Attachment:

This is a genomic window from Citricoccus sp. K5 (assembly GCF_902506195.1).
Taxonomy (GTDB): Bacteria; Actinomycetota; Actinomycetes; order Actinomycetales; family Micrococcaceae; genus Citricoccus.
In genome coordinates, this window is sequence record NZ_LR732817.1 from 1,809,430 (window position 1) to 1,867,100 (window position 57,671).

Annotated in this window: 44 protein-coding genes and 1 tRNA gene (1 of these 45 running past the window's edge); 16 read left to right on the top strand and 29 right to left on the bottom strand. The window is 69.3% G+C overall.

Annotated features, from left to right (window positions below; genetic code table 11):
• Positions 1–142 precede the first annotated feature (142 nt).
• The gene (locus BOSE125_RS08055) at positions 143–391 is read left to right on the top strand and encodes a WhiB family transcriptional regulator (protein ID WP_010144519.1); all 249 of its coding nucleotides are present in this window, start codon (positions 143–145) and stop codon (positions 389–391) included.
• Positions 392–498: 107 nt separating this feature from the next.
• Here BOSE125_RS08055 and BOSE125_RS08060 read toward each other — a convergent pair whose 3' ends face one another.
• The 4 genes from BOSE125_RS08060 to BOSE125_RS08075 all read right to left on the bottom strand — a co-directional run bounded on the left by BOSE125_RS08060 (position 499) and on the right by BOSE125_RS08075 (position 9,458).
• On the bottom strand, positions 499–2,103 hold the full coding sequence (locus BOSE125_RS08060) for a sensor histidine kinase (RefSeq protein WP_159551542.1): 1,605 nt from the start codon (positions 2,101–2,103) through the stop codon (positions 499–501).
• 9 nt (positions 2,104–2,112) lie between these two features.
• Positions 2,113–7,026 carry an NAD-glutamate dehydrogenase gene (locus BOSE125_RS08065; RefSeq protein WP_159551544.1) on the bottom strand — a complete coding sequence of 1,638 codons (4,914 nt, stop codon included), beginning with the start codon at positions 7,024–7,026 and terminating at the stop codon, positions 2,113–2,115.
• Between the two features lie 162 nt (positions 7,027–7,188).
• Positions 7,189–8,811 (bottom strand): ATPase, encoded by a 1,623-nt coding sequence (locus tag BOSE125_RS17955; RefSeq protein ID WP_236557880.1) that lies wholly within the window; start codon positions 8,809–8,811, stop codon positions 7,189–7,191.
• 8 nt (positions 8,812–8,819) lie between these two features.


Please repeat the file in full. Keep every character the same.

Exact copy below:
This is a genomic window from Citricoccus sp. K5 (assembly GCF_902506195.1).
Taxonomy (GTDB): Bacteria; Actinomycetota; Actinomycetes; order Actinomycetales; family Micrococcaceae; genus Citricoccus.
In genome coordinates, this window is sequence record NZ_LR732817.1 from 1,809,430 (window position 1) to 1,867,100 (window position 57,671).

Annotated in this window: 44 protein-coding genes and 1 tRNA gene (1 of these 45 running past the window's edge); 16 read left to right on the top strand and 29 right to left on the bottom strand. The window is 69.3% G+C overall.

Annotated features, from left to right (window positions below; genetic code table 11):
• Positions 1–142 precede the first annotated feature (142 nt).
• The gene (locus BOSE125_RS08055) at positions 143–391 is read left to right on the top strand and encodes a WhiB family transcriptional regulator (protein ID WP_010144519.1); all 249 of its coding nucleotides are present in this window, start codon (positions 143–145) and stop codon (positions 389–391) included.
• Positions 392–498: 107 nt separating this feature from the next.
• Here BOSE125_RS08055 and BOSE125_RS08060 read toward each other — a convergent pair whose 3' ends face one another.
• The 4 genes from BOSE125_RS08060 to BOSE125_RS08075 all read right to left on the bottom strand — a co-directional run bounded on the left by BOSE125_RS08060 (position 499) and on the right by BOSE125_RS08075 (position 9,458).
• On the bottom strand, positions 499–2,103 hold the full coding sequence (locus BOSE125_RS08060) for a sensor histidine kinase (RefSeq protein WP_159551542.1): 1,605 nt from the start codon (positions 2,101–2,103) through the stop codon (positions 499–501).
• 9 nt (positions 2,104–2,112) lie between these two features.
• Positions 2,113–7,026 carry an NAD-glutamate dehydrogenase gene (locus BOSE125_RS08065; RefSeq protein WP_159551544.1) on the bottom strand — a complete coding sequence of 1,638 codons (4,914 nt, stop codon included), beginning with the start codon at positions 7,024–7,026 and terminating at the stop codon, positions 2,113–2,115.
• Between the two features lie 162 nt (positions 7,027–7,188).
• Positions 7,189–8,811 (bottom strand): ATPase, encoded by a 1,623-nt coding sequence (locus tag BOSE125_RS17955; RefSeq protein ID WP_236557880.1) that lies wholly within the window; start codon positions 8,809–8,811, stop codon positions 7,189–7,191.
• 8 nt (positions 8,812–8,819) lie between these two features.